[Main visual] Nadia Dandachi
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Nadia Dandachi

Pianist, Educator, Physician

“Music is my safe haven”

Nadia Dandachi on the transformative power of piano

Pianist Nadia Dandachi is empowering women through education online

For Nadia Dandachi, empowerment lies in harnessing potential. As a full-time paediatrician and part-time pianist, the 29-year-old’s own potential may be multifaceted—but whether it’s through medicine or music education, Dandachi’s belief in the potential of others is resounding.

To some, Nadia Dandachi’s story might sound sensationalist: At just three years old, she transposed a tune sung by her babysitter onto a toy keyboard; at six she began taking piano lessons; and at 14, she won first place at the first international piano competition she ever entered. But while a natural talent and inclination towards music has undoubtedly played a role in her success, Dandachi’s pursuit of piano was about much more than that. “Music was really a safe haven for me,” she explains. “It was the biggest blessing in my life, because it was always there for me. I could always go down to my piano, have a moment with myself, and either drift into my thoughts, or lose myself in what I was playing.”

[Photo] Nadia Dandachi

Born and raised in Saudi Arabia, Dandachi faced cultural and social barriers to traditional musical education, but at home, even her earliest memories are filled with it. “My father was an audiophile,” she explains, “and music was always playing loudly.” It was he who first introduced her to classical music (most memorably Beethoven and Mozart), and both of her parents, having studied for years in France, listened to French pop music often. “Because of that, I was absolutely not cool at school,” she laughs. “ Nobody else was listening to French music.”

It was at parties in middle school that Dandachi first discovered US Hip Hop and R&B. “There were all these American songs I had never heard of before,” she remembers. “And everyone would be singing them in unison—I was the nerd that had no clue what was happening.” That quickly changed. Coming of age as the internet did, Dandachi deployed YouTube in the process of her musical discovery, transfixed by the seemingly infinite and encyclopaedic knowledge of genres she was suddenly exposed to. “I became a huge Metallica fan,” she tells me. “I guess I was a teenager—so there was that angst—but I got into a lot of rock and heavy metal.” The internet’s role in democratising music is a well-documented (and debated) discussion, but for Dandachi, it truly opened up access to a back-catalogue of international music that was not readily available to her elsewhere.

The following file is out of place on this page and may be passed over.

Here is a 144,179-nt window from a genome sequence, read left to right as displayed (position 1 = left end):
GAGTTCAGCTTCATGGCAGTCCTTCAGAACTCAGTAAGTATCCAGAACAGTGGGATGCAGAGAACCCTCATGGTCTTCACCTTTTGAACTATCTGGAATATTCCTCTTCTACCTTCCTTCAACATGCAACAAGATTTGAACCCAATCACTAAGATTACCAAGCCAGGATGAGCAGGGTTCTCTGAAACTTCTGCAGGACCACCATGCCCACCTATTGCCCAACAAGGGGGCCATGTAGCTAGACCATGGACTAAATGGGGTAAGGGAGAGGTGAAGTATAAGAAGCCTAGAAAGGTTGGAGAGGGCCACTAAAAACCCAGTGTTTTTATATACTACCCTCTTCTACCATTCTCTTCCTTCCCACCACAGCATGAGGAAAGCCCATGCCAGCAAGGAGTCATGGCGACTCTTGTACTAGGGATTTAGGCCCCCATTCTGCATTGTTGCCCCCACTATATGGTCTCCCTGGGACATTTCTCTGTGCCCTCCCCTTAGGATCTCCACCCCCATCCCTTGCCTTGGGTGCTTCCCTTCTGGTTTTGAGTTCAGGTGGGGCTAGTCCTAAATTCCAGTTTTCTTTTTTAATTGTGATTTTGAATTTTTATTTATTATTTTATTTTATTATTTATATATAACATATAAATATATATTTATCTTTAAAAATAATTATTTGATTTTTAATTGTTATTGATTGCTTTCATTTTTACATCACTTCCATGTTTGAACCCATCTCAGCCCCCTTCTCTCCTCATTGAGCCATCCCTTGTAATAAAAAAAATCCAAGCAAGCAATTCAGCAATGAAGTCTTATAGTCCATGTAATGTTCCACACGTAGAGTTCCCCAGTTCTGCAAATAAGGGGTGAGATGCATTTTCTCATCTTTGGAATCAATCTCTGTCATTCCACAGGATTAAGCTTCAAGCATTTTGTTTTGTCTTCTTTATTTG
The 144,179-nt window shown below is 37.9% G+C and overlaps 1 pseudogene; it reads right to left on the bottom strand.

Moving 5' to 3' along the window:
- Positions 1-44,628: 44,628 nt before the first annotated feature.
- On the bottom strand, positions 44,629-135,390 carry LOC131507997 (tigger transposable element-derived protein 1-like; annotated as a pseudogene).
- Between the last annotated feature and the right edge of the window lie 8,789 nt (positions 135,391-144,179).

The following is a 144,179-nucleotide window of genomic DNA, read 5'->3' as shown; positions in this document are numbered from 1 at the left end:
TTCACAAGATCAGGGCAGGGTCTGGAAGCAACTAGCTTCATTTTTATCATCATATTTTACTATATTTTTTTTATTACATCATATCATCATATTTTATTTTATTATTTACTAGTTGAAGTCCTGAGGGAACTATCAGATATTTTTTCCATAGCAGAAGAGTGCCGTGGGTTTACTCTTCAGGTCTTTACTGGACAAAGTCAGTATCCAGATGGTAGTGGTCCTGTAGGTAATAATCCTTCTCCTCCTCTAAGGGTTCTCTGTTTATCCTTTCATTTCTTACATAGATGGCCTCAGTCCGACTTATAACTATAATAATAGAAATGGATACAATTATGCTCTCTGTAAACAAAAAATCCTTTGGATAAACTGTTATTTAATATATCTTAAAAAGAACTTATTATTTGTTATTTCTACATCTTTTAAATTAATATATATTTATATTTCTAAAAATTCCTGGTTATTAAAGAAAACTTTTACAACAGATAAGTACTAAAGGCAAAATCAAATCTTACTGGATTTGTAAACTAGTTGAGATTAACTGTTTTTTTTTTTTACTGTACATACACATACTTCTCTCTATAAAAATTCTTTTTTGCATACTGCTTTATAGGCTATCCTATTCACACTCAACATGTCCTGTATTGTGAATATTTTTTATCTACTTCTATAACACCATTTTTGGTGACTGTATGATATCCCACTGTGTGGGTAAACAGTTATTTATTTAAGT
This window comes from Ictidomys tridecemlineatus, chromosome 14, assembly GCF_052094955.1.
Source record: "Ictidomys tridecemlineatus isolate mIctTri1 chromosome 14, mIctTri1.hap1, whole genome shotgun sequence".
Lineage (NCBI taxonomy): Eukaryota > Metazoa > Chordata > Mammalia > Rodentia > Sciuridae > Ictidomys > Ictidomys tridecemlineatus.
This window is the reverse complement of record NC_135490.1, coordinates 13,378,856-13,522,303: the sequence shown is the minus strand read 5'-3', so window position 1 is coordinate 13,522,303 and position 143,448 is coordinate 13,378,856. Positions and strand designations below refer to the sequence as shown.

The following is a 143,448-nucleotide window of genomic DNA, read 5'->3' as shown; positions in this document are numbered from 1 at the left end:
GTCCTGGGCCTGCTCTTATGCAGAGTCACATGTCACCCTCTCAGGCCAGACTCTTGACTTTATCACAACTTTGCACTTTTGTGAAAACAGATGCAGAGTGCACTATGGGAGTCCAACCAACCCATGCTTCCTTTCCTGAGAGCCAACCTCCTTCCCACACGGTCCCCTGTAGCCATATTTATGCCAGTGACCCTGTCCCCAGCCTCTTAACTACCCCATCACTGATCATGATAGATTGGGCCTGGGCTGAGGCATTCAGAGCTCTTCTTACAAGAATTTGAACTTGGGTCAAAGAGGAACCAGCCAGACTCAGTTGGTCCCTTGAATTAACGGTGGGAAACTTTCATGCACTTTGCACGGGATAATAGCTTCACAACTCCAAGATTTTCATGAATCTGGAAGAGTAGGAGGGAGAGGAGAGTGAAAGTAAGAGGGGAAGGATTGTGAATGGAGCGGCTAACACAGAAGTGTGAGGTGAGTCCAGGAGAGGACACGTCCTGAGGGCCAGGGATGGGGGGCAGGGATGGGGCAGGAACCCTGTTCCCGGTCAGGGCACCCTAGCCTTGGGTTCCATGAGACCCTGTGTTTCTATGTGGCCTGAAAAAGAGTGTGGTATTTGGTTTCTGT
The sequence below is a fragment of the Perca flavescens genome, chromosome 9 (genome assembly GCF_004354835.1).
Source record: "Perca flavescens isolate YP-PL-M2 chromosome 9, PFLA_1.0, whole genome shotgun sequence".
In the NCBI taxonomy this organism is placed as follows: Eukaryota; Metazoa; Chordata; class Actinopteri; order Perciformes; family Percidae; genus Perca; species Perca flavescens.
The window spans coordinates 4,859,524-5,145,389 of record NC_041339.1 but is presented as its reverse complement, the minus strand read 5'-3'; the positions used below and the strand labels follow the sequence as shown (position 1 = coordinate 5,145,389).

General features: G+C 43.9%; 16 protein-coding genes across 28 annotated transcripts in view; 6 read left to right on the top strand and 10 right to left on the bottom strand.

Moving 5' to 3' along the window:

Like other bedroom musicians across the globe, Dandachi was downloading sheet music for free online, and learning how to play it on her Yamaha piano. “It was my first piano,” she adds, “and I’ve been in love with Yamaha instruments ever since. They never miss.” In doing so, she gained access to a whole world of music that transcended any language barrier. “That’s when YouTube covers really started to become really a thing,” she remembers. “People could suddenly play the piano or guitar parts of their favourite songs.” It was the era responsible for birthing stars like Ed Sheeran, Shawn Mendes, and Justin Bieber (made famous by his rendition of Chris Brown’s ‘With You’). But as Dandachi became engrossed in the search for unique renditions of popular music, she also became aware of a glaring lack of representation. “I noticed that I never found any Arab musicians—it was always somebody in the US or in the UK or in Europe. I never saw people like me playing covers.” So in 2010, at the age of 16, Dandachi launched her own YouTube channel.

It’s serendipitous, although entirely understandable, that the platform responsible for broadening Dandachi’s own musical horizons has also been the one through which she’s imparted musical knowledge to others. What started as an innocuous outlet for sharing her piano progress with friends and family has slowly become a form of community-building and a tool for democratising music education. After posting her own piano covers of songs like Sting’s ‘Desert Rose’, featuring Algerian singer Cheb Mami, Dandachi started receiving positive feedback. “Almost all of it was like ‘oh my god, I can't believe there's a woman in Saudi playing the piano—that's so cool.’ That only got me excited to do more of it.” From there, Dandachi began conceiving of and uploading her own tutorials for others to follow along with at home. “I just thought, ‘this is knowledge that I have and that I'm happy to share.’”

[Photo] Nadia Dandachi